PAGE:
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Friday, March 11, 2016

Pete Townshend Had It Wrong

From the iconic Who song "Behind Blue Eyes"...

No one knows what it's like
To be the bad man
To be the sad man
Behind blue eyes

No one knows what it's like
To be hated
To be fated
To telling only lies

You can see the rest of the lyrics HERE.

The longer I live, the more certain that Pete Townshend had it wrong.  It's not that no one knows what it's like to be the bad man; no, it's just the opposite actually.  There are many good men out there, but I think it's far harder to be one than the alternative.

I try, mightily I might add, to be a one of those good men.  I haven't always succeeded, but I try.  Sometimes it's the "bad man" that actually has it easier when you think about it:  Simply act on angry, emotional impulse.  Auto pilot engaged, problem solved.

As noted above, it's not easy on this side of the ledger.  I have forever in my life toiled over decisions that involved difficult circumstances, particularly for others.  In some respects...well in many respects actually...I know I've made decisions that were actually far easier for others than they were for me.  I don't regret these decisions.  In fact, I try very hard to regret basically nothing in life, as that seems like an enormous waste of time and energy that I'd rather spend on the here and the now.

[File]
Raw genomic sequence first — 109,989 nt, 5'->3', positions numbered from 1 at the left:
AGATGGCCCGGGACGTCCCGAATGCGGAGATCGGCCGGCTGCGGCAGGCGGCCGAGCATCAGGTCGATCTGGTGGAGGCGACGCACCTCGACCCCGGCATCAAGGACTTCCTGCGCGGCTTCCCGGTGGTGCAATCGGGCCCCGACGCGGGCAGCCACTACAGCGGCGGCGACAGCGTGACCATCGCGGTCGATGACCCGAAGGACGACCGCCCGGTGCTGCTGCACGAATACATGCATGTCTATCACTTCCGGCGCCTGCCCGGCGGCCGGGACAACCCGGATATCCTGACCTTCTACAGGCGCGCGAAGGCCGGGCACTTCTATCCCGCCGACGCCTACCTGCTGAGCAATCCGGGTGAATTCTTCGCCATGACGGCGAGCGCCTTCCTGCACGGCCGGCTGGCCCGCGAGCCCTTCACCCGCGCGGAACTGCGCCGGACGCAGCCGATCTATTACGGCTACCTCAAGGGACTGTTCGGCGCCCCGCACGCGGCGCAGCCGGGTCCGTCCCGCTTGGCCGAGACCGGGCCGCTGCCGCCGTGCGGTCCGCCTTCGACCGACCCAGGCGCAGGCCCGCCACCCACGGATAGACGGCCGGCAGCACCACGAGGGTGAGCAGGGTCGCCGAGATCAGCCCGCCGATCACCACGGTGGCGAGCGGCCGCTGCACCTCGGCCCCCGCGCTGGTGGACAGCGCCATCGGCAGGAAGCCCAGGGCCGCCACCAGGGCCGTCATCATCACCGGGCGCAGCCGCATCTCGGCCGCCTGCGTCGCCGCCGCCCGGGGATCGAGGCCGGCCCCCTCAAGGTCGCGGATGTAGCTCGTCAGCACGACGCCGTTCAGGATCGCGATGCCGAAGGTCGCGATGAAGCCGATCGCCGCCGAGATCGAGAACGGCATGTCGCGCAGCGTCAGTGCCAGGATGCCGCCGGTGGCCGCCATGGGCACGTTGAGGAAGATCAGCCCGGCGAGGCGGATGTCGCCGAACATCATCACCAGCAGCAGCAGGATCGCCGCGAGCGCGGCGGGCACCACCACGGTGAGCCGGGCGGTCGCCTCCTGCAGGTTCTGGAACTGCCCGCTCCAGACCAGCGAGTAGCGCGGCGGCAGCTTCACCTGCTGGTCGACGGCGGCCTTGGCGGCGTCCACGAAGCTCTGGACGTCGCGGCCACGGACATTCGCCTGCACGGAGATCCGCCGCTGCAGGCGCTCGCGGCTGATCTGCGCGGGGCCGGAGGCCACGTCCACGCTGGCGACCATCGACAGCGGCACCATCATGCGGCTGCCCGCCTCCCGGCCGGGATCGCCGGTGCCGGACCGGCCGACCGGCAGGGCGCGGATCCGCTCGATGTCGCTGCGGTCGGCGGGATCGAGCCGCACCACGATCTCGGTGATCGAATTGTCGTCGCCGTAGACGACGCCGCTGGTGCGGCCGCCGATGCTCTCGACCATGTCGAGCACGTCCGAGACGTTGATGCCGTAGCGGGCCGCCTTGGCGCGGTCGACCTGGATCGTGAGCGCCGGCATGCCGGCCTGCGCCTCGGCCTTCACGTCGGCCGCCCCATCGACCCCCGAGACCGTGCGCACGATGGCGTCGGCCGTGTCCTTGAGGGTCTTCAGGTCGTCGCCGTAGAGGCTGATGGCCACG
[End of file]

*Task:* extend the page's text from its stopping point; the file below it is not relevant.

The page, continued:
Telling lies?  That seems easy.  Pondering over how to tell the truth in a difficult circumstance?  That's hard.

Popular culture romanticizes the "bad man" far too often.  Thugs are glorified in music and viewed in almost cartoon character terms.  Donald Trump is cheered when he talks about women, Muslims and Mexicans in disparaging terms.  I don't know if Mr Trump is truly a "bad man", but he does seem to act the part.  To his credit though, I think he's just parroting what American culture seems to be impressed with all too often, namely this notion of "winning" with little regard for how the victory is obtained.  We value the rogue, the pirate, the "break-the-rules" cop, and the vigilante.

None of this is hopeless.  One thing I have observed is that we like to see the "bad man" on television and the movies, but we don't necessarily want them living next to us.  Drama, it seems, is best left for screens, both big and small.  Put another way, Dirty Harry makes for a great movie, but when we need a real police officer, we'd probably prefer to deal with Frank Furillo.

(from turner)

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